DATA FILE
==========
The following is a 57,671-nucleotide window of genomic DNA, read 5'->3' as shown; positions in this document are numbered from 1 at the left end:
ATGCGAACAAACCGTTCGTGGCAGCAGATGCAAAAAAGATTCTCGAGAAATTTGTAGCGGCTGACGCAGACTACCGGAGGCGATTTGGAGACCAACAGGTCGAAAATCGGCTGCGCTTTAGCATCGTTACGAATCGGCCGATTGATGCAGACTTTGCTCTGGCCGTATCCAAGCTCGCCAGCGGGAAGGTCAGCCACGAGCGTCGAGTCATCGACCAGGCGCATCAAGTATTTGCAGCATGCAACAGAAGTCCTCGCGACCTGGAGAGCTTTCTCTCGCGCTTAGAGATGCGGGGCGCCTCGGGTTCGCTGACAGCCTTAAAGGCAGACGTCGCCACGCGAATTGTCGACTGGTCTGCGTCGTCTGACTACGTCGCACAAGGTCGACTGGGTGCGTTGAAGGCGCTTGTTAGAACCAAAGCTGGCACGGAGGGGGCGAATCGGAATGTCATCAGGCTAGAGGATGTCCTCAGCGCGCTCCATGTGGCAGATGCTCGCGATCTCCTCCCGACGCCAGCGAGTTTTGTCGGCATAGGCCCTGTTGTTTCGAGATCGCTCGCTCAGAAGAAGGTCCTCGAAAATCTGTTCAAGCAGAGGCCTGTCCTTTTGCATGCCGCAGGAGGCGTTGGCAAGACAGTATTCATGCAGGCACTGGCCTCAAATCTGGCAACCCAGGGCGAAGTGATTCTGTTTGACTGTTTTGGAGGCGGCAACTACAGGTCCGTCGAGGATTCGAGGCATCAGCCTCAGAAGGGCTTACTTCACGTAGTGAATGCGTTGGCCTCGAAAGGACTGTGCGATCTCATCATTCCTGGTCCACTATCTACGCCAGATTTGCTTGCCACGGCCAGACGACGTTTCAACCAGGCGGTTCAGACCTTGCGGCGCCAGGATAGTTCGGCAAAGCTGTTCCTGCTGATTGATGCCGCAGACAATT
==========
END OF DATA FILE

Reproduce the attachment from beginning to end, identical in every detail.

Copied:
The following is a 57,671-nucleotide window of genomic DNA, read 5'->3' as shown; positions in this document are numbered from 1 at the left end:
ATGCGAACAAACCGTTCGTGGCAGCAGATGCAAAAAAGATTCTCGAGAAATTTGTAGCGGCTGACGCAGACTACCGGAGGCGATTTGGAGACCAACAGGTCGAAAATCGGCTGCGCTTTAGCATCGTTACGAATCGGCCGATTGATGCAGACTTTGCTCTGGCCGTATCCAAGCTCGCCAGCGGGAAGGTCAGCCACGAGCGTCGAGTCATCGACCAGGCGCATCAAGTATTTGCAGCATGCAACAGAAGTCCTCGCGACCTGGAGAGCTTTCTCTCGCGCTTAGAGATGCGGGGCGCCTCGGGTTCGCTGACAGCCTTAAAGGCAGACGTCGCCACGCGAATTGTCGACTGGTCTGCGTCGTCTGACTACGTCGCACAAGGTCGACTGGGTGCGTTGAAGGCGCTTGTTAGAACCAAAGCTGGCACGGAGGGGGCGAATCGGAATGTCATCAGGCTAGAGGATGTCCTCAGCGCGCTCCATGTGGCAGATGCTCGCGATCTCCTCCCGACGCCAGCGAGTTTTGTCGGCATAGGCCCTGTTGTTTCGAGATCGCTCGCTCAGAAGAAGGTCCTCGAAAATCTGTTCAAGCAGAGGCCTGTCCTTTTGCATGCCGCAGGAGGCGTTGGCAAGACAGTATTCATGCAGGCACTGGCCTCAAATCTGGCAACCCAGGGCGAAGTGATTCTGTTTGACTGTTTTGGAGGCGGCAACTACAGGTCCGTCGAGGATTCGAGGCATCAGCCTCAGAAGGGCTTACTTCACGTAGTGAATGCGTTGGCCTCGAAAGGACTGTGCGATCTCATCATTCCTGGTCCACTATCTACGCCAGATTTGCTTGCCACGGCCAGACGACGTTTCAACCAGGCGGTTCAGACCTTGCGGCGCCAGGATAGTTCGGCAAAGCTGTTCCTGCTGATTGATGCCGCAGACAATT